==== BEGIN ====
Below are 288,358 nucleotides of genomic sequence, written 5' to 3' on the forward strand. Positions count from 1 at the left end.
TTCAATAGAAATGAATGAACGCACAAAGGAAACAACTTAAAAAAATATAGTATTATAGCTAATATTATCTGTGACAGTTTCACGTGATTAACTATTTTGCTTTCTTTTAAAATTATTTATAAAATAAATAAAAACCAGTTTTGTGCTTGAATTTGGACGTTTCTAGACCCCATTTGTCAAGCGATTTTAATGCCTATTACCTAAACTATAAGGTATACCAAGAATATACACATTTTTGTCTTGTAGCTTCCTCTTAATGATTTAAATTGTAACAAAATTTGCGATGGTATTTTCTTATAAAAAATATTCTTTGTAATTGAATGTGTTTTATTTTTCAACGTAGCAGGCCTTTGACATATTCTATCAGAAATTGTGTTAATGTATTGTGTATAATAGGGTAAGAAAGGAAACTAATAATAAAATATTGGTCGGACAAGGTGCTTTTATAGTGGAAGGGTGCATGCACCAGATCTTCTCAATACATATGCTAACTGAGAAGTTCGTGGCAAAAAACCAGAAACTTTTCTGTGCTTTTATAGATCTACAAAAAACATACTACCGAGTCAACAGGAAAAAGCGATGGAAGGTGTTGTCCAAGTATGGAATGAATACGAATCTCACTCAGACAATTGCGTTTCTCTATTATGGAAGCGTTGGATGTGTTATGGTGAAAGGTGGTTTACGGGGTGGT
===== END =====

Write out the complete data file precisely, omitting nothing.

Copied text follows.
Below are 288,358 nucleotides of genomic sequence, written 5' to 3' on the forward strand. Positions count from 1 at the left end.
TTCAATAGAAATGAATGAACGCACAAAGGAAACAACTTAAAAAAATATAGTATTATAGCTAATATTATCTGTGACAGTTTCACGTGATTAACTATTTTGCTTTCTTTTAAAATTATTTATAAAATAAATAAAAACCAGTTTTGTGCTTGAATTTGGACGTTTCTAGACCCCATTTGTCAAGCGATTTTAATGCCTATTACCTAAACTATAAGGTATACCAAGAATATACACATTTTTGTCTTGTAGCTTCCTCTTAATGATTTAAATTGTAACAAAATTTGCGATGGTATTTTCTTATAAAAAATATTCTTTGTAATTGAATGTGTTTTATTTTTCAACGTAGCAGGCCTTTGACATATTCTATCAGAAATTGTGTTAATGTATTGTGTATAATAGGGTAAGAAAGGAAACTAATAATAAAATATTGGTCGGACAAGGTGCTTTTATAGTGGAAGGGTGCATGCACCAGATCTTCTCAATACATATGCTAACTGAGAAGTTCGTGGCAAAAAACCAGAAACTTTTCTGTGCTTTTATAGATCTACAAAAAACATACTACCGAGTCAACAGGAAAAAGCGATGGAAGGTGTTGTCCAAGTATGGAATGAATACGAATCTCACTCAGACAATTGCGTTTCTCTATTATGGAAGCGTTGGATGTGTTATGGTGAAAGGTGGTTTACGGGGTGGT